In January 2002 the Argentine government ended the peso's link to the US dollar and in the space of three months the peso fell to about a third of its former value. Most Argentinian companies in the country pay for some or all of their raw materials in US dollars and the rapid devaluation meant some big changes. These changes signalled the start of a critical period for Fuchs Argentina General and Technical Manager Antonio Oliveira. Drastic measures were needed to keep the company, which primarily manufactures industrial lubricants and cutting oils, from going under.
Reflecting on that time, Antonio Oliveira says: "At the start of the devaluation period the big question was: 'What will our real costs be?' At that time the government could not offer any definition of the value of the peso. But as its value changed, my costs were affected, and I had to adapt the price of my products. It was a very difficult time." Antonio Oliveira was not totally unprepared for the new situation.
"I am an engineer but I still have a feeling for what is reasonable even when it comes to economy. I saw how Argentina's reserves were dropping, loans were not being repaid, and everybody knew that the peso's link to the dollar was just a figment of the imagination." "That is why Fuchs was able to quickly adapt its size to the new market position through rationalisation. Nonetheless, the company lost about 30% of its sales in the space of a few months."
"Buying raw materials in dollars and selling products in pesos when the value of the peso was not defined was complicated," says Antonio Oliveira. "It took more than three months for the situation to become clearer. By that time the peso had dropped from being on a par with the US dollar at the end of last year, to being 1.40 to the dollar in January, 2.15 in February, 3.00 in March and 3.60 in May. In the last few months it has hovered at around 3.50-3.80 pesos to one US dollar." The free fall of the peso was a big problem for companies who buy almost all of their raw materials in US dollars but who, almost without exception, sell their products in Argentine pesos.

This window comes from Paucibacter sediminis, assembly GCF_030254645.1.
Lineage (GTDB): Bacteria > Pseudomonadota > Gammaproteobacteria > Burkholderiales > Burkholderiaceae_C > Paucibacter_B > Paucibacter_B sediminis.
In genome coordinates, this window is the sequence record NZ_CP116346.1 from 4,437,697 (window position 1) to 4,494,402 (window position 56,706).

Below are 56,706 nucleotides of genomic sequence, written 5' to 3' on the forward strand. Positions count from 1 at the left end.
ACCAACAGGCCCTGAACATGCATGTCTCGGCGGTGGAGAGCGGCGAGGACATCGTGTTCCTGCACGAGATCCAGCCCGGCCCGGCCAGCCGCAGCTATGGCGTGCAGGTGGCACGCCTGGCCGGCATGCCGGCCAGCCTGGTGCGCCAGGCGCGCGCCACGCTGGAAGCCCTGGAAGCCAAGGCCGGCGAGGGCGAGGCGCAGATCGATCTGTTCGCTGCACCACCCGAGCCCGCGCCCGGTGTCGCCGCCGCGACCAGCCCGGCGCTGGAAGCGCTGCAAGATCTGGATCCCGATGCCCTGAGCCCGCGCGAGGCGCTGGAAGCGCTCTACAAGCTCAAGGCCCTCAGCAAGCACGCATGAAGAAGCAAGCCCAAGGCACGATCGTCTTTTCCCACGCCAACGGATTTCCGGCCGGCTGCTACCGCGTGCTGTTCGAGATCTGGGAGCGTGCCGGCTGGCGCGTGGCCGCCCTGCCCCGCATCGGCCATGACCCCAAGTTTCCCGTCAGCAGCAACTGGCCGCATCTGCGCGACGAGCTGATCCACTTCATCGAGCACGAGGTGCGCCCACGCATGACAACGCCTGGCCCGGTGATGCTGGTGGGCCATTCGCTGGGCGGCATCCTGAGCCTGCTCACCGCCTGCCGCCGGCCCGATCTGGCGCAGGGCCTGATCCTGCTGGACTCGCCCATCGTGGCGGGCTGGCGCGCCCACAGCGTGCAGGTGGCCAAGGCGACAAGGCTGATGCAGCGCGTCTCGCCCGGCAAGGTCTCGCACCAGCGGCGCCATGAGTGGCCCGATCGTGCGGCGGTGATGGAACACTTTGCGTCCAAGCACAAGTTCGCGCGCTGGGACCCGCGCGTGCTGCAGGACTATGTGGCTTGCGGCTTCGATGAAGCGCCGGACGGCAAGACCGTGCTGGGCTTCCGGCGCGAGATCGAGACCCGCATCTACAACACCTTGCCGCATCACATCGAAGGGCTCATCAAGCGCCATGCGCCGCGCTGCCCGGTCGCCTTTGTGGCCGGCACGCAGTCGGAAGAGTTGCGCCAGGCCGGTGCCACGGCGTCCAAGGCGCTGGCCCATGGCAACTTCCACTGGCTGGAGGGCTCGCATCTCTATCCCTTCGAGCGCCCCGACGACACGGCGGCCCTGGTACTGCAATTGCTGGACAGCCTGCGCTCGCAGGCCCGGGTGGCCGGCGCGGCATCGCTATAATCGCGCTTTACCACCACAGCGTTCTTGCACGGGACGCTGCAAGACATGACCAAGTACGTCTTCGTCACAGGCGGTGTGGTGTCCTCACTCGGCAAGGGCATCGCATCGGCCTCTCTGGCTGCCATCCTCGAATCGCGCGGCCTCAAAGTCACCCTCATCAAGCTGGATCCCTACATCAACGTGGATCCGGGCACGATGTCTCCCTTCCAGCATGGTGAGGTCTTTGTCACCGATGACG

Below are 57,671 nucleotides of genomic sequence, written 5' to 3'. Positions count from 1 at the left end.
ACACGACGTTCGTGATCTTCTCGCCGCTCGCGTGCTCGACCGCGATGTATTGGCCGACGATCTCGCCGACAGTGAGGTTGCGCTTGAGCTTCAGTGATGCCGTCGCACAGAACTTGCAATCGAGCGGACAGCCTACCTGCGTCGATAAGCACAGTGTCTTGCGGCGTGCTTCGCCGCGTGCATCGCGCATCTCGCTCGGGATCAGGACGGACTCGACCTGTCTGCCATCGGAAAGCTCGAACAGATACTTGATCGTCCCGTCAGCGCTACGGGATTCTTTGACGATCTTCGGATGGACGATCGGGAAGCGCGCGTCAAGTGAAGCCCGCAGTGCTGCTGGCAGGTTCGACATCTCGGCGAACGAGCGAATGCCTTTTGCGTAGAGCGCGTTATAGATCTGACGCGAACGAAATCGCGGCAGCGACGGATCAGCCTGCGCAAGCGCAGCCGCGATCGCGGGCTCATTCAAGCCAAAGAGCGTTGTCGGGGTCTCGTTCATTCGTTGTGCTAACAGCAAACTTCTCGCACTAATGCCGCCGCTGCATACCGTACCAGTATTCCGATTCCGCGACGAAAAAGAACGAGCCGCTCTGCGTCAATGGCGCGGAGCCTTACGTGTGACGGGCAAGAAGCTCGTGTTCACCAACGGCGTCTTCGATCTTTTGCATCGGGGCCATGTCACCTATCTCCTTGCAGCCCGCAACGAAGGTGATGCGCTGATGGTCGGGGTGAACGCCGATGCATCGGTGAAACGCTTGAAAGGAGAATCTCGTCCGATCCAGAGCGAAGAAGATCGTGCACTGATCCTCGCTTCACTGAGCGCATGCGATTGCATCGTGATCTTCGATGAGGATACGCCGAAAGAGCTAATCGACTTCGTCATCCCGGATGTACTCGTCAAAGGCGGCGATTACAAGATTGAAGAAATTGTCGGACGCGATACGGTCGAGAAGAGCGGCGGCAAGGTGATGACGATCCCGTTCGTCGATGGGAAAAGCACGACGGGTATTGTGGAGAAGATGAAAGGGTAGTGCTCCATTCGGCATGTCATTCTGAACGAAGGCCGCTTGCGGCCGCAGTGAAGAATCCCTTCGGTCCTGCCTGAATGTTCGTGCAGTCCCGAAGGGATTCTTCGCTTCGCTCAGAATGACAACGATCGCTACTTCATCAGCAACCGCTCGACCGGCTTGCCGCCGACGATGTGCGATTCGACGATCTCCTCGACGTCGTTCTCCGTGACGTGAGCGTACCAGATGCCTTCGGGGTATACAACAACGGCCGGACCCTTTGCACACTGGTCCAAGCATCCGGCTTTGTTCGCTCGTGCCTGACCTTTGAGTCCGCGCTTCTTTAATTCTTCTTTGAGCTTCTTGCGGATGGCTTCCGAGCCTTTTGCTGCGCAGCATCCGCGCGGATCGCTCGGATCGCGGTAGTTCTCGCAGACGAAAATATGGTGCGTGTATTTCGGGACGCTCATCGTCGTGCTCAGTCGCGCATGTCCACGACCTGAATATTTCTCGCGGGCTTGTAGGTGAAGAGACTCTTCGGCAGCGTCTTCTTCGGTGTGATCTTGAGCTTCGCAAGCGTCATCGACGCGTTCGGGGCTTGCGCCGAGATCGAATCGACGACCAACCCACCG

"Another problem was payment terms," continues Antonio Oliveira. "Before devaluation it was terrible – payment of an account could take longer than 100 days. In early January last year we decided to split our customers into three groups and give each different payment terms. Partners and stable customers were allowed 30 days, 'difficult' or unstable customers had to pay cash and a middle group was allowed 15 days. We stopped delivering to any customers who could not meet the new terms and the decision was not open to discussion. The fact that we changed our policy, one which is still in effect, is the reason why Fuchs in Argentina is still alive today. Nobody can know what the peso will be worth tomorrow."
"Just look here!" he exclaims, indicating a document on his computer showing a jagged line zig-zagging downwards across the screen, which illustrates the fall of the peso against the dollar since the start of 2002. Many global chemical companies stopped their deliveries to Argentina and this was another factor that made life difficult for Antonio Oliveira. "They did not just stop delivering to individual companies or to Fuchs," explains Antonio Oliveira. "But to the whole country. The only way to get goods was to pay in advance and that situation still persists today. We were fortunate because I was able to get raw materials from Fuchs in Brazil, the USA and Germany. We were able to survive thanks to the fact that we are part of an international company."